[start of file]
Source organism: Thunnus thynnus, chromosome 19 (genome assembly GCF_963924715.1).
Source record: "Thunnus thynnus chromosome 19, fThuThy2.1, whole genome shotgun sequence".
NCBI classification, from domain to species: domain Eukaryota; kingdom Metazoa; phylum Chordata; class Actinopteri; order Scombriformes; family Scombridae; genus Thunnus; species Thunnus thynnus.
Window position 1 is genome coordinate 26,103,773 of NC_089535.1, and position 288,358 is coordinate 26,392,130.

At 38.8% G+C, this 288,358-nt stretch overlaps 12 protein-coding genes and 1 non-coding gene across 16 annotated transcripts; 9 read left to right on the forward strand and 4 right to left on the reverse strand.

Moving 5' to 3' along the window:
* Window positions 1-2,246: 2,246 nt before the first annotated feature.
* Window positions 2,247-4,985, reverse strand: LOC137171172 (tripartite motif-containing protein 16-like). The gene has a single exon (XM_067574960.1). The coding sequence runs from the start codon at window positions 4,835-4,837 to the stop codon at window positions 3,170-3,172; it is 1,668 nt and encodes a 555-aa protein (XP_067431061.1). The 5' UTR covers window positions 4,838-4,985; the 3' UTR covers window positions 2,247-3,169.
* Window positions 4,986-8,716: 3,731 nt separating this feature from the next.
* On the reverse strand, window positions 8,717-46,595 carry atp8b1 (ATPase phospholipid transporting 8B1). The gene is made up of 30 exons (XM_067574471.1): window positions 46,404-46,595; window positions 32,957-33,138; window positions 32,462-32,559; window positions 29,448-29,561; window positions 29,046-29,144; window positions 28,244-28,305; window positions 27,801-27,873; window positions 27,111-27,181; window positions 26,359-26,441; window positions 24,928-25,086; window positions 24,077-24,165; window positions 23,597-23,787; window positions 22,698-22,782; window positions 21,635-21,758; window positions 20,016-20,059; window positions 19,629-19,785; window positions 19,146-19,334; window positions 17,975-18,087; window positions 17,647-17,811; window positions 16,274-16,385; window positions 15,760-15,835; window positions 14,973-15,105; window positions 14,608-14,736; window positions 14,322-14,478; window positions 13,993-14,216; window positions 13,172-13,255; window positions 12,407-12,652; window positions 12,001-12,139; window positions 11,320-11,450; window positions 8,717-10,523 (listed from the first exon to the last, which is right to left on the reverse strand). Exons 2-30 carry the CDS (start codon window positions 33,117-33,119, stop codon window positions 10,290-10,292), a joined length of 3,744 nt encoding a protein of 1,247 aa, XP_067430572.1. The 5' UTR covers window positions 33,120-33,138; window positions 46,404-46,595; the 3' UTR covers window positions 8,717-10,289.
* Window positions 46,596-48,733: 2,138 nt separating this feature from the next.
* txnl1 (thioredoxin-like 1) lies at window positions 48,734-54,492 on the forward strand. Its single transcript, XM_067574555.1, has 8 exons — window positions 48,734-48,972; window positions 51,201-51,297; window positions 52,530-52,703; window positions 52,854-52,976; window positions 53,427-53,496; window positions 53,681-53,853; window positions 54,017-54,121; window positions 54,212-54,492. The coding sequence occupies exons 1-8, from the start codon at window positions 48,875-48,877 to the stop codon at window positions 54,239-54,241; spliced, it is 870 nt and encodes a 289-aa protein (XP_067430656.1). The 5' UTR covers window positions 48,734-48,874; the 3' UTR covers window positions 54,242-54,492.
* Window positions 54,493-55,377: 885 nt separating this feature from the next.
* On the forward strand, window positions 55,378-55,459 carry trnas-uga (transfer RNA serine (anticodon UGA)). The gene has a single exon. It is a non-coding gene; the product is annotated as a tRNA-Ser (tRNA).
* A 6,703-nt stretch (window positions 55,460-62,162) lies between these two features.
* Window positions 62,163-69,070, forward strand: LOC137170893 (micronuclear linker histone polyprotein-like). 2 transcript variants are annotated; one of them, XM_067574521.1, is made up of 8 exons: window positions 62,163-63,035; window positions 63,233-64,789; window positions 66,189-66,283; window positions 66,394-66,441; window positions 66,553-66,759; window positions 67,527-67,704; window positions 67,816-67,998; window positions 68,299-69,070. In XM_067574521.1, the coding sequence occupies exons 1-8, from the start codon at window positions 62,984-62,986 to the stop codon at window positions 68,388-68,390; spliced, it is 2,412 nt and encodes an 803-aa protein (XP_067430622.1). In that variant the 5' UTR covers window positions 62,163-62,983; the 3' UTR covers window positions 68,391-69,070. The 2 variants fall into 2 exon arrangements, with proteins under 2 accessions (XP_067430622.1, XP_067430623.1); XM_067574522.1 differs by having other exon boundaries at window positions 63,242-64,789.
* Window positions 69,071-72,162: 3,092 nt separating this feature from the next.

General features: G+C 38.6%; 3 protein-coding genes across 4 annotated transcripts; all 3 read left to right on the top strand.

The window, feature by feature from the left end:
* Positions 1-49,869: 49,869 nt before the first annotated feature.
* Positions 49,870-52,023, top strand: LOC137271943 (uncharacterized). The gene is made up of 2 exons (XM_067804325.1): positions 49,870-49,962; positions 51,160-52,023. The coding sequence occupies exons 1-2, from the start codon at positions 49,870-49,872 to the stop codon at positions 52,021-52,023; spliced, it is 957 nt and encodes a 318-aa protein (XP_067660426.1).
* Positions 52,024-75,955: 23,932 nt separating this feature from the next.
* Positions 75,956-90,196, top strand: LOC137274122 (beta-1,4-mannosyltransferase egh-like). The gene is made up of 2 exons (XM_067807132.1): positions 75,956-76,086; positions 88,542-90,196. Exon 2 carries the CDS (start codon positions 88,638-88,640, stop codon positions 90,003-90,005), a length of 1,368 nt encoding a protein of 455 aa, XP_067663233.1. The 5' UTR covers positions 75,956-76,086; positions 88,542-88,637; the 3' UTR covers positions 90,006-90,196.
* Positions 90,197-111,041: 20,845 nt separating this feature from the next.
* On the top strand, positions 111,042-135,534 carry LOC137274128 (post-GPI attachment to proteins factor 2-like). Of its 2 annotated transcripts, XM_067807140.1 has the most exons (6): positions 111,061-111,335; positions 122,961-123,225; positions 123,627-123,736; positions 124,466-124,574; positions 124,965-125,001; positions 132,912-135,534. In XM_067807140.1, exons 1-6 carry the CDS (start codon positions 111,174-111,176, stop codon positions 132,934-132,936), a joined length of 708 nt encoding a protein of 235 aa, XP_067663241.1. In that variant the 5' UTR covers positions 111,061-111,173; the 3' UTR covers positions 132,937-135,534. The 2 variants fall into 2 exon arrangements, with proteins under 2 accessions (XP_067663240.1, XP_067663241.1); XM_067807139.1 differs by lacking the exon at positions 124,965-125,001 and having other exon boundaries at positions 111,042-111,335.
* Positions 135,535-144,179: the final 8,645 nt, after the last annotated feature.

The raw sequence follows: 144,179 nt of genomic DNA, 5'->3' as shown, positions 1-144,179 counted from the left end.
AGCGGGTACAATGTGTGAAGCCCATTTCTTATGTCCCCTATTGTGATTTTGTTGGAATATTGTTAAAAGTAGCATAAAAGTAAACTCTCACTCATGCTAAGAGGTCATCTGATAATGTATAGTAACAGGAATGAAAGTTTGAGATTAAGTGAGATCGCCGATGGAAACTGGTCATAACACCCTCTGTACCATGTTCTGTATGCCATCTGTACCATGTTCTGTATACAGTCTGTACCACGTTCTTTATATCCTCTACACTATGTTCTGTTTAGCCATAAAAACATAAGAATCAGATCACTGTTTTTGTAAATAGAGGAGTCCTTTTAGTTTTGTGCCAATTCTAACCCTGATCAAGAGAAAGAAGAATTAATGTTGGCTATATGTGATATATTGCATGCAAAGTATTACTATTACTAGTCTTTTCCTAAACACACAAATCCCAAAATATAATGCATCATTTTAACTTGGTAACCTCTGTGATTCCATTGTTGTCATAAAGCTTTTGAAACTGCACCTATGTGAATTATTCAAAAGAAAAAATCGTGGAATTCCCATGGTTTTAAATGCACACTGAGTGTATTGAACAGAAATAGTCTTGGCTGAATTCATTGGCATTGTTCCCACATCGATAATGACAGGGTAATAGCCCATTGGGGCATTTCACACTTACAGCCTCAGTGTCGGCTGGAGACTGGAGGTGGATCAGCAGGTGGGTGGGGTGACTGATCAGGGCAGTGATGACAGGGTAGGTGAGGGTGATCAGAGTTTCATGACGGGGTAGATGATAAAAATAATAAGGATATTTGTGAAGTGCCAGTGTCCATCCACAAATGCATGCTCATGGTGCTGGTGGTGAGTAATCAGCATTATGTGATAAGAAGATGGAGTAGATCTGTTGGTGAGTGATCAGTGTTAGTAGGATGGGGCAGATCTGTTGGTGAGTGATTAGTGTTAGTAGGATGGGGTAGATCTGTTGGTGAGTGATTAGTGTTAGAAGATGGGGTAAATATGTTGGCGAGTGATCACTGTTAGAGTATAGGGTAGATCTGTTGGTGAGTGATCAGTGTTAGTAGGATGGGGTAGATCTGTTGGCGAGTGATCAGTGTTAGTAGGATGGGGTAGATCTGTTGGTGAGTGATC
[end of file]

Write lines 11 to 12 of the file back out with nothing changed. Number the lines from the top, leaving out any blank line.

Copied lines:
* Window positions 46,596-48,733: 2,138 nt separating this feature from the next.
* txnl1 (thioredoxin-like 1) lies at window positions 48,734-54,492 on the forward strand. Its single transcript, XM_067574555.1, has 8 exons — window positions 48,734-48,972; window positions 51,201-51,297; window positions 52,530-52,703; window positions 52,854-52,976; window positions 53,427-53,496; window positions 53,681-53,853; window positions 54,017-54,121; window positions 54,212-54,492. The coding sequence occupies exons 1-8, from the start codon at window positions 48,875-48,877 to the stop codon at window positions 54,239-54,241; spliced, it is 870 nt and encodes a 289-aa protein (XP_067430656.1). The 5' UTR covers window positions 48,734-48,874; the 3' UTR covers window positions 54,242-54,492.